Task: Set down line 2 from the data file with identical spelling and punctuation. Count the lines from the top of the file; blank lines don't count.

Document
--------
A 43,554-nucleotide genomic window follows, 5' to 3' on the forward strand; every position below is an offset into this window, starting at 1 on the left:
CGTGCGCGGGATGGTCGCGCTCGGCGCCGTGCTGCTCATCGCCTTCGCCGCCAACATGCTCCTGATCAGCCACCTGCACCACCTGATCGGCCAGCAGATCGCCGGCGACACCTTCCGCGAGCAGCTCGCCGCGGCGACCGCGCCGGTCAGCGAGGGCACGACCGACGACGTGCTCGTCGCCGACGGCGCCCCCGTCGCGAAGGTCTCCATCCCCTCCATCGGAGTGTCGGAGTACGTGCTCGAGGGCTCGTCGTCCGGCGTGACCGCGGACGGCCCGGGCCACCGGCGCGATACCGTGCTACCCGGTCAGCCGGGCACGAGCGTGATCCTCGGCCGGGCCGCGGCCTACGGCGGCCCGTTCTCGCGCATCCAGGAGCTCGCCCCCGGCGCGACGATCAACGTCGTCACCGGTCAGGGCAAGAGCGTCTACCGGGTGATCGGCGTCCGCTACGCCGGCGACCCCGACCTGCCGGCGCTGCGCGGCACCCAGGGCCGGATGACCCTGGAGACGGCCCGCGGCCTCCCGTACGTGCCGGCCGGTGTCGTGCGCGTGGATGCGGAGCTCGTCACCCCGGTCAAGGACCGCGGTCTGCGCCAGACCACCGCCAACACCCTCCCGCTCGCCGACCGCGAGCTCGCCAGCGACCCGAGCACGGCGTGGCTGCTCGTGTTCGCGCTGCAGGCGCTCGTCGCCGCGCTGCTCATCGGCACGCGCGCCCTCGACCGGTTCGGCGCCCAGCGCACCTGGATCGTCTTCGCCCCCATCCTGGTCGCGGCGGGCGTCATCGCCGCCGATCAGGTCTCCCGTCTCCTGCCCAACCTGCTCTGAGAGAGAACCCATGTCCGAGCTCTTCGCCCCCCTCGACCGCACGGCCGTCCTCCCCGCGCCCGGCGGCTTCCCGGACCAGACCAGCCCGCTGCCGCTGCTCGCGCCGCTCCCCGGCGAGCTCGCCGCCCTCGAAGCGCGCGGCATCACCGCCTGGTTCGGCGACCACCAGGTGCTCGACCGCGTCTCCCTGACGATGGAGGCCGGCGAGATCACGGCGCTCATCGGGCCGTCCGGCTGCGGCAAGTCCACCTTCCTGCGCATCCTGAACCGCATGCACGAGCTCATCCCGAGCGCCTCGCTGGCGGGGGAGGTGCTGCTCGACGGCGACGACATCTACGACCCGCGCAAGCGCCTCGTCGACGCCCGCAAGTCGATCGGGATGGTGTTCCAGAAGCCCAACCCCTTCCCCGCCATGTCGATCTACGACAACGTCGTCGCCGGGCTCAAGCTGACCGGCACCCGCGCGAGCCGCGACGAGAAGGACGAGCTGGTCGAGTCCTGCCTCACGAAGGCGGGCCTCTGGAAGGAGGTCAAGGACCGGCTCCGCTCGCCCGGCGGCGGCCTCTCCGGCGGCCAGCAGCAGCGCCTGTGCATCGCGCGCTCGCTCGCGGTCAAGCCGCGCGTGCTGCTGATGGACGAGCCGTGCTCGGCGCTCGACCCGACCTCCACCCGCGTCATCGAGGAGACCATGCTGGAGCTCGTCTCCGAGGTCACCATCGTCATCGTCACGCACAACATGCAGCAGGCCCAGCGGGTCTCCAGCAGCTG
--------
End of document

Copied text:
CGTGCGCGGGATGGTCGCGCTCGGCGCCGTGCTGCTCATCGCCTTCGCCGCCAACATGCTCCTGATCAGCCACCTGCACCACCTGATCGGCCAGCAGATCGCCGGCGACACCTTCCGCGAGCAGCTCGCCGCGGCGACCGCGCCGGTCAGCGAGGGCACGACCGACGACGTGCTCGTCGCCGACGGCGCCCCCGTCGCGAAGGTCTCCATCCCCTCCATCGGAGTGTCGGAGTACGTGCTCGAGGGCTCGTCGTCCGGCGTGACCGCGGACGGCCCGGGCCACCGGCGCGATACCGTGCTACCCGGTCAGCCGGGCACGAGCGTGATCCTCGGCCGGGCCGCGGCCTACGGCGGCCCGTTCTCGCGCATCCAGGAGCTCGCCCCCGGCGCGACGATCAACGTCGTCACCGGTCAGGGCAAGAGCGTCTACCGGGTGATCGGCGTCCGCTACGCCGGCGACCCCGACCTGCCGGCGCTGCGCGGCACCCAGGGCCGGATGACCCTGGAGACGGCCCGCGGCCTCCCGTACGTGCCGGCCGGTGTCGTGCGCGTGGATGCGGAGCTCGTCACCCCGGTCAAGGACCGCGGTCTGCGCCAGACCACCGCCAACACCCTCCCGCTCGCCGACCGCGAGCTCGCCAGCGACCCGAGCACGGCGTGGCTGCTCGTGTTCGCGCTGCAGGCGCTCGTCGCCGCGCTGCTCATCGGCACGCGCGCCCTCGACCGGTTCGGCGCCCAGCGCACCTGGATCGTCTTCGCCCCCATCCTGGTCGCGGCGGGCGTCATCGCCGCCGATCAGGTCTCCCGTCTCCTGCCCAACCTGCTCTGAGAGAGAACCCATGTCCGAGCTCTTCGCCCCCCTCGACCGCACGGCCGTCCTCCCCGCGCCCGGCGGCTTCCCGGACCAGACCAGCCCGCTGCCGCTGCTCGCGCCGCTCCCCGGCGAGCTCGCCGCCCTCGAAGCGCGCGGCATCACCGCCTGGTTCGGCGACCACCAGGTGCTCGACCGCGTCTCCCTGACGATGGAGGCCGGCGAGATCACGGCGCTCATCGGGCCGTCCGGCTGCGGCAAGTCCACCTTCCTGCGCATCCTGAACCGCATGCACGAGCTCATCCCGAGCGCCTCGCTGGCGGGGGAGGTGCTGCTCGACGGCGACGACATCTACGACCCGCGCAAGCGCCTCGTCGACGCCCGCAAGTCGATCGGGATGGTGTTCCAGAAGCCCAACCCCTTCCCCGCCATGTCGATCTACGACAACGTCGTCGCCGGGCTCAAGCTGACCGGCACCCGCGCGAGCCGCGACGAGAAGGACGAGCTGGTCGAGTCCTGCCTCACGAAGGCGGGCCTCTGGAAGGAGGTCAAGGACCGGCTCCGCTCGCCCGGCGGCGGCCTCTCCGGCGGCCAGCAGCAGCGCCTGTGCATCGCGCGCTCGCTCGCGGTCAAGCCGCGCGTGCTGCTGATGGACGAGCCGTGCTCGGCGCTCGACCCGACCTCCACCCGCGTCATCGAGGAGACCATGCTGGAGCTCGTCTCCGAGGTCACCATCGTCATCGTCACGCACAACATGCAGCAGGCCCAGCGGGTCTCCAGCAGCTG